The Church often uses symbolism in its expression of faith.
Symbols often speak to us more directly than ideas and enable us to experience our faith with our whole being. However, some understanding of the symbols is useful. I will focus only on the highly symbolic elements of the Vigil.
No other time is as rich in symbolism as the Easter Vigil, the most solemn celebration of the Christian year. For the first three centuries, Easter, the only feast observed, was an all-night vigil so the symbolism was even more powerful.
The Easter Vigil begins in darkness, representing all that is devoid of light, all that is hidden and secret. Enter into the darkness in our world and in your heart: dishonesty, divisiveness, unawareness of Christ's presence in us, a failure to be Christ to the world. Also remember the years the darkened world awaited the one true light, Christ.
A flicker of hope
But wait! All is not lost. There is a glimmer of hope as a flicker of fire appears. For the Hebrews, fire was symbolic of God's protection and guidance. Fire conveys awe and power, as well as cleansing. To signify its newness and purity, it should be lit in the most natural way possible. Its symbolism is given in the prayers: "Make this new fire holy and inflame us with new hope. Purify our minds. Bring us to eternal light."
The primary visual symbol at the Vigil is the paschal candle. Made of pure beeswax, the candle is a fitting symbol of Christ resurrected.
The cross, the instrument of inglorious death, is carved into this victorious symbol of Christ. The first and last letters of the Greek alphabet, Alpha and Omega represent Christ, the beginning and end of all things. The digits of the current year are placed in the four quadrants of the cross indicating that all time belongs to Christ, as well as placing the year under Christ's protection.
Grains of incense are inserted on the cross, honouring the five wounds of Christ. Christ never failed to connect his suffering with his glorification, especially in John's Gospel. And we must do the same.
The candle, lit from the new fire is carried in procession while "Christ the Light" is chanted three times, each time with a greater intensity and higher pitch with the candle raised higher each time. These are meant to convey the profound significance of the Paschal candle representing the resurrected Christ.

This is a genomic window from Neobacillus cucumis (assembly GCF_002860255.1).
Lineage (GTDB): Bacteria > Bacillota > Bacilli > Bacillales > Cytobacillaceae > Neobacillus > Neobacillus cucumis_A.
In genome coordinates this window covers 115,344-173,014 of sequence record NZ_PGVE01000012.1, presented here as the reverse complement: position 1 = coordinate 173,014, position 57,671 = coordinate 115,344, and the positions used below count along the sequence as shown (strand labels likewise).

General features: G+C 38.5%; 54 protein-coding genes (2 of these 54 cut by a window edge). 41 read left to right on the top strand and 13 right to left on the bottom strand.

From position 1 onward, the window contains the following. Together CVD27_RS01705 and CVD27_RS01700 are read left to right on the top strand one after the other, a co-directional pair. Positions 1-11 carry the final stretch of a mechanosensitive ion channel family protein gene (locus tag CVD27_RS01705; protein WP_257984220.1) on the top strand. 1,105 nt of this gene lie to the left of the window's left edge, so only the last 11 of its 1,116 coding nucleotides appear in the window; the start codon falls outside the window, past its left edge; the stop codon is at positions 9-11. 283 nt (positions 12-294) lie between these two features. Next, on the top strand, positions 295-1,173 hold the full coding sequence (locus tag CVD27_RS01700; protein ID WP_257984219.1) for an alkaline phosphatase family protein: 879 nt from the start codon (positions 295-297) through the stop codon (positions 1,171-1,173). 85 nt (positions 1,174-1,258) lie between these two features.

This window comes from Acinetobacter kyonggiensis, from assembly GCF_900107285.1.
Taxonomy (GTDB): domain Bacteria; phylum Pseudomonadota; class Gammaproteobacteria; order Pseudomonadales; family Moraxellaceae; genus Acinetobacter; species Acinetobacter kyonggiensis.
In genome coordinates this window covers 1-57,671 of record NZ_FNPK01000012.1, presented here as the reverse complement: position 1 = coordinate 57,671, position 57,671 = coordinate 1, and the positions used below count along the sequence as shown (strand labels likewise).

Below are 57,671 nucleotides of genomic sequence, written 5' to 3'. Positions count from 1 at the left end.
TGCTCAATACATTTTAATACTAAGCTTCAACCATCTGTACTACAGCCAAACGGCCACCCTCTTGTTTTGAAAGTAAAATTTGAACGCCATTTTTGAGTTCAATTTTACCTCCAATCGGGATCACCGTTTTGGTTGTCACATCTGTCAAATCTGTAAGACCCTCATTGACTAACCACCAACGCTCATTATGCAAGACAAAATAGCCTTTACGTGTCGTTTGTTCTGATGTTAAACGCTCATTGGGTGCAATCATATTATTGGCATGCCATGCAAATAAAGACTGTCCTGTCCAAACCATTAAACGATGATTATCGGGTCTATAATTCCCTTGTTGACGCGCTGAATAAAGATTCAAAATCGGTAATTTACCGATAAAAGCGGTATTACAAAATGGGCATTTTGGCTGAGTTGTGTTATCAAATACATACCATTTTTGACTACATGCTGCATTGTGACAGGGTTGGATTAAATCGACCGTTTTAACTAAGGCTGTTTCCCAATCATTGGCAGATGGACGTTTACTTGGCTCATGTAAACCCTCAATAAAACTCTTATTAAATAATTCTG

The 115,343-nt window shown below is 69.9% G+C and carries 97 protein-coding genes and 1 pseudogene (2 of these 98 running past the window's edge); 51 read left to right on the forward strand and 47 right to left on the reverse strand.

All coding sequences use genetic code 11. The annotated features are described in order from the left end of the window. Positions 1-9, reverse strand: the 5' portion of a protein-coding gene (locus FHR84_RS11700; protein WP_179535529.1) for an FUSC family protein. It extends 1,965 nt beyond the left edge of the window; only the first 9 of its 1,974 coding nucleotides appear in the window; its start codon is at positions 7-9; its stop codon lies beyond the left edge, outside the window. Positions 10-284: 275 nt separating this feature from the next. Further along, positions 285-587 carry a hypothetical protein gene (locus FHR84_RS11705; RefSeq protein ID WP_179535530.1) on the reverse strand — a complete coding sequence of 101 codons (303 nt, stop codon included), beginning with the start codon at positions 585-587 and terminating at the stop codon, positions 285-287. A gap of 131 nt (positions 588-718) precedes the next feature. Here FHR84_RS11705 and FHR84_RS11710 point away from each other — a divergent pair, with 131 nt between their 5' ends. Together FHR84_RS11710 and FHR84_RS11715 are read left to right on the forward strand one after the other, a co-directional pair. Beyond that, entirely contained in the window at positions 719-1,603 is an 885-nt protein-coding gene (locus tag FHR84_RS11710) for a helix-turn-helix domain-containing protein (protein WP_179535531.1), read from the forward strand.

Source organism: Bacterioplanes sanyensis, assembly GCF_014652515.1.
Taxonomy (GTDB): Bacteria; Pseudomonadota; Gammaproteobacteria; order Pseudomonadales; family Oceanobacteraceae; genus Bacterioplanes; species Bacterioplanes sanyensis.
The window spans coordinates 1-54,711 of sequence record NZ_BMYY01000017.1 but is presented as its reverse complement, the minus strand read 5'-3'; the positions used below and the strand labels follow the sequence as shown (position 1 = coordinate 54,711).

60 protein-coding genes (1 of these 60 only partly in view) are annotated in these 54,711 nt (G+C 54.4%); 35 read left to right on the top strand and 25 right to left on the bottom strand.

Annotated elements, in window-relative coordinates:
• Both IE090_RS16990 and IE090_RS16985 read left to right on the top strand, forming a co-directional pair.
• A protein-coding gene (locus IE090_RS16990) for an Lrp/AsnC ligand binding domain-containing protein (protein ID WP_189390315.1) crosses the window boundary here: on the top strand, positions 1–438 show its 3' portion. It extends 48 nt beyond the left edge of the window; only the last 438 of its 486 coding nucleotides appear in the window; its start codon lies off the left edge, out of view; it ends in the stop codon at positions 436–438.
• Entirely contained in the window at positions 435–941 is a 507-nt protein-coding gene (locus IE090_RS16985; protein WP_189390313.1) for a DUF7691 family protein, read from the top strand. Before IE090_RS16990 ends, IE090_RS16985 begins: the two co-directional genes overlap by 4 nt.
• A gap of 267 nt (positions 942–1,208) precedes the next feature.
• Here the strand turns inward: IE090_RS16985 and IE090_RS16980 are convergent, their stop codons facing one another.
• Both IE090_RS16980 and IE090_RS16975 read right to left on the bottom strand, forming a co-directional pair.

The people respond "Thanks be to God." All present receive the light of Christ from the paschal candle, tangibly experiencing Christ's power as the light grows stronger and dissipates the darkness.
Then, is sung a prayerful and glorious Exultet of praise and thanksgiving for the Light of Christ which dispels the darkness. I'd suggest, before the Vigil, to read the Exultet thoughtfully so you can enter more fully into it at the Vigil.
Incense, lit with charcoal from the new fire, is used to incense the paschal candle. The burning of incense signifies our zeal for God's work; its fragrance, the virtue we offer to God; the rising smoke, our prayer acceptable to God.
Water is blest. The prayer speaks about the spiritual significance of water: the Spirit breathing on the water at creation making it the wellspring of holiness; the flood which, like the waters of Baptism, cleansed sin; the Red Sea through which the Israelites were led from slavery to be God's people; the Baptism of Jesus in the Jordan; the water and blood from Jesus' side on the cross; and Jesus' command to baptize with water.
When the paschal candle is plunged into the water, we experience the meaning of our Baptism, the dying and rising to a new life with and in Christ.
Keep the flame alive
Following the early Church's practice, new Christians are baptized and confirmed. They are then presented with candles, lit from the paschal candle, with the admonition to keep the flame alive in their hearts.
The community is sprinkled with newly blessed water and renew their baptismal promises. The initiation into Christ of the newly baptized provides an impetus to the revitalization of the whole Christian community.
Rejoice is the message of this night. The darkness has been overcome by the light of Christ. A fire is ablaze in our hearts, saving and cleansing waters flow through our lives, all creation celebrates the power of God's redemption. Rejoice!